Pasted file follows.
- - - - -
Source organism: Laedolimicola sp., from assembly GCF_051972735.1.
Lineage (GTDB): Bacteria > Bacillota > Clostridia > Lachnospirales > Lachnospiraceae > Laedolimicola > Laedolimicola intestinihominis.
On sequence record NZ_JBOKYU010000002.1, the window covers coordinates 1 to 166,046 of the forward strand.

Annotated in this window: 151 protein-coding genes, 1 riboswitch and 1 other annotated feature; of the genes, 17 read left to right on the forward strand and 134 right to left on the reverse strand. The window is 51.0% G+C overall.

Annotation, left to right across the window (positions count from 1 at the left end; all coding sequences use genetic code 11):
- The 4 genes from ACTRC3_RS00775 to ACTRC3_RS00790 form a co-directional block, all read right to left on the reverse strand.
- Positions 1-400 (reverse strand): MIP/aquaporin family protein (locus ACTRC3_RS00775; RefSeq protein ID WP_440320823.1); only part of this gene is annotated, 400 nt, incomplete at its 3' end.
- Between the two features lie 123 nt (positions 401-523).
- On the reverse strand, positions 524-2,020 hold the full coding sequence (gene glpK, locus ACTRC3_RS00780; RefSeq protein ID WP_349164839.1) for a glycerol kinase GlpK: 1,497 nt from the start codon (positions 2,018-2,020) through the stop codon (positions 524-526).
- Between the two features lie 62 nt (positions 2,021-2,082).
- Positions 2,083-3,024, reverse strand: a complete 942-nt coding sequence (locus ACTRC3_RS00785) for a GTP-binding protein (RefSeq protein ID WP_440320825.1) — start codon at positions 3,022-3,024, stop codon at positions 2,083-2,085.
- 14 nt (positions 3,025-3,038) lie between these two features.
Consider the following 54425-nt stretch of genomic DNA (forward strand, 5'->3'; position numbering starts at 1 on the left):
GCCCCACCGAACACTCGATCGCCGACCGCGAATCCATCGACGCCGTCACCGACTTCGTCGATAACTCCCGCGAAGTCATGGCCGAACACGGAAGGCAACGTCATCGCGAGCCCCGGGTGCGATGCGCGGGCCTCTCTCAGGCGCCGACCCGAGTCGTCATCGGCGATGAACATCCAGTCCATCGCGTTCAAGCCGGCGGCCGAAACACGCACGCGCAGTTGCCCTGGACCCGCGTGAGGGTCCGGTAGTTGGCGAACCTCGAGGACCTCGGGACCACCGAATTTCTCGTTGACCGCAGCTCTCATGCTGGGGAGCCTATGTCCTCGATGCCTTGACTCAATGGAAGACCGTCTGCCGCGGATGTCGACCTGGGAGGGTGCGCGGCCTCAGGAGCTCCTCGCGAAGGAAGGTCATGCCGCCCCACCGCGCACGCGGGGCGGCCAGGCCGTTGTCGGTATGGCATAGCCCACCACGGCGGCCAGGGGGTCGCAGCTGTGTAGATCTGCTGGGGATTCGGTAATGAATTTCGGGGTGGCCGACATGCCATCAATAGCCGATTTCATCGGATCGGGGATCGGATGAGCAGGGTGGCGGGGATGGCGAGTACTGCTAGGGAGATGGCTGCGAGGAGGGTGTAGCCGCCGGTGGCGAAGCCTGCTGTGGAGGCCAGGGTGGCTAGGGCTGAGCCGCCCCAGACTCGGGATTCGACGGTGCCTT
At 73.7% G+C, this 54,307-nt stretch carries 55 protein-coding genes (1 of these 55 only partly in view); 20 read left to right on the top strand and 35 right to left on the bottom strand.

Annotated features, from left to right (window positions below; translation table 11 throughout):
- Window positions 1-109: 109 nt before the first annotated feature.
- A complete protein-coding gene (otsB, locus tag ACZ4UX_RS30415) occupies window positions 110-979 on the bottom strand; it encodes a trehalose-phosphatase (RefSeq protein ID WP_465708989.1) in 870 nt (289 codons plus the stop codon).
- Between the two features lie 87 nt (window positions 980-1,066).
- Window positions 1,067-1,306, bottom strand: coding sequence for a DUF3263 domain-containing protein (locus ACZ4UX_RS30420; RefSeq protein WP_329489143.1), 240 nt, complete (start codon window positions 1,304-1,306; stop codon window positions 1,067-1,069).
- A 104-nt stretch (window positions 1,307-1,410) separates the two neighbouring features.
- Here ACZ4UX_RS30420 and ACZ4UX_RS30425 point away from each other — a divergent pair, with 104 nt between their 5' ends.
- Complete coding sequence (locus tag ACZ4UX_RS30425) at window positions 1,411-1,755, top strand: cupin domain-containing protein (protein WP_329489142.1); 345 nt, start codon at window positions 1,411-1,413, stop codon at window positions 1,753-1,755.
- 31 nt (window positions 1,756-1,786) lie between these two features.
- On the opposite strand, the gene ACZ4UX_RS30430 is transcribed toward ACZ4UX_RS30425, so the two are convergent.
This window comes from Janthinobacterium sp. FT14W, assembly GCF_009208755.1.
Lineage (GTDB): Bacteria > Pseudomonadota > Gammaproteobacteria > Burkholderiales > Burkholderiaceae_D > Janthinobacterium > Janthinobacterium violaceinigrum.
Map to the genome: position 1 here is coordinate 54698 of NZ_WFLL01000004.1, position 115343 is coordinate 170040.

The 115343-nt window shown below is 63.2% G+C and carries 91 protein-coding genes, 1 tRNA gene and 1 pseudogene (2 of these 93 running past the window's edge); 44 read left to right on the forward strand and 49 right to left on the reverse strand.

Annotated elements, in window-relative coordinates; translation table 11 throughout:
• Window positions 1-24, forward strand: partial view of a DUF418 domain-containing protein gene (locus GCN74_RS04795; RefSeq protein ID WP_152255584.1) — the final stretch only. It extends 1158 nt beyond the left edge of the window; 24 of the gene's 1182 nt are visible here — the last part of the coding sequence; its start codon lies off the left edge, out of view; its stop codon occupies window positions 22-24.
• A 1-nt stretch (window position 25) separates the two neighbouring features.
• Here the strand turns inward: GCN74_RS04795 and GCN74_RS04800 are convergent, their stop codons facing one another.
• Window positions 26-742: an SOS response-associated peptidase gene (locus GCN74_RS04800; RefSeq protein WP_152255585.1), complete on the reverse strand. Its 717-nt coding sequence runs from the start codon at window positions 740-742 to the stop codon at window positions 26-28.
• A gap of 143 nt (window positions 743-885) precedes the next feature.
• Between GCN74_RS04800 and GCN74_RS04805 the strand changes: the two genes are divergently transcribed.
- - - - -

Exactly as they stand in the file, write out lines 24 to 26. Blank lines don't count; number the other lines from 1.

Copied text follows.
- 31 nt (window positions 1,756-1,786) lie between these two features.
- On the opposite strand, the gene ACZ4UX_RS30430 is transcribed toward ACZ4UX_RS30425, so the two are convergent.
This window comes from Janthinobacterium sp. FT14W, assembly GCF_009208755.1.